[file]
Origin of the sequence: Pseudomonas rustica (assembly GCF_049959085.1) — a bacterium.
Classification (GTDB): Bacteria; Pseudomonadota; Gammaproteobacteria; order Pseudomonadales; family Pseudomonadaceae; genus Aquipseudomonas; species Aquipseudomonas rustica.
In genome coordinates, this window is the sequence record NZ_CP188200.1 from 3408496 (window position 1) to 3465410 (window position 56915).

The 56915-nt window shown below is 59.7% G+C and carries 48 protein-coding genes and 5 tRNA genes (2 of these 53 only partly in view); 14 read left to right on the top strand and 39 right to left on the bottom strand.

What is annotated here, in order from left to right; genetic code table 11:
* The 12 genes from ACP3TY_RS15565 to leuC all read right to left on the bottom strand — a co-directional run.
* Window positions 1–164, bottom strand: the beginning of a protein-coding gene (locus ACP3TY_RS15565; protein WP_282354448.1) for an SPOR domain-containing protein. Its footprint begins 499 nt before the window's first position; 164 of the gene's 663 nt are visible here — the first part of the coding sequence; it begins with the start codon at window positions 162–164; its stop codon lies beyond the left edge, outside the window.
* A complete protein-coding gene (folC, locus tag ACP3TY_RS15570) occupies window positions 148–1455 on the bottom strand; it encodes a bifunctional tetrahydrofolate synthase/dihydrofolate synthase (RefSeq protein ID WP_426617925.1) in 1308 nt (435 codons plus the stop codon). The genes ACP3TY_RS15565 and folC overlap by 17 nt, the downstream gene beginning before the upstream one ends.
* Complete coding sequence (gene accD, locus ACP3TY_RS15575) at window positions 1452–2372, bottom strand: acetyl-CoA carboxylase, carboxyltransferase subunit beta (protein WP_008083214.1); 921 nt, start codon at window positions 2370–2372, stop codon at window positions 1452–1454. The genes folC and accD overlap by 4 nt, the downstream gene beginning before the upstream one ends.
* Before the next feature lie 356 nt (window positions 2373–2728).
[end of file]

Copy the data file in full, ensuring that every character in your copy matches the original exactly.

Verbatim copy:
Origin of the sequence: Pseudomonas rustica (assembly GCF_049959085.1) — a bacterium.
Classification (GTDB): Bacteria; Pseudomonadota; Gammaproteobacteria; order Pseudomonadales; family Pseudomonadaceae; genus Aquipseudomonas; species Aquipseudomonas rustica.
In genome coordinates, this window is the sequence record NZ_CP188200.1 from 3408496 (window position 1) to 3465410 (window position 56915).

The 56915-nt window shown below is 59.7% G+C and carries 48 protein-coding genes and 5 tRNA genes (2 of these 53 only partly in view); 14 read left to right on the top strand and 39 right to left on the bottom strand.

What is annotated here, in order from left to right; genetic code table 11:
* The 12 genes from ACP3TY_RS15565 to leuC all read right to left on the bottom strand — a co-directional run.
* Window positions 1–164, bottom strand: the beginning of a protein-coding gene (locus ACP3TY_RS15565; protein WP_282354448.1) for an SPOR domain-containing protein. Its footprint begins 499 nt before the window's first position; 164 of the gene's 663 nt are visible here — the first part of the coding sequence; it begins with the start codon at window positions 162–164; its stop codon lies beyond the left edge, outside the window.
* A complete protein-coding gene (folC, locus tag ACP3TY_RS15570) occupies window positions 148–1455 on the bottom strand; it encodes a bifunctional tetrahydrofolate synthase/dihydrofolate synthase (RefSeq protein ID WP_426617925.1) in 1308 nt (435 codons plus the stop codon). The genes ACP3TY_RS15565 and folC overlap by 17 nt, the downstream gene beginning before the upstream one ends.
* Complete coding sequence (gene accD, locus ACP3TY_RS15575) at window positions 1452–2372, bottom strand: acetyl-CoA carboxylase, carboxyltransferase subunit beta (protein WP_008083214.1); 921 nt, start codon at window positions 2370–2372, stop codon at window positions 1452–1454. The genes folC and accD overlap by 4 nt, the downstream gene beginning before the upstream one ends.
* Before the next feature lie 356 nt (window positions 2373–2728).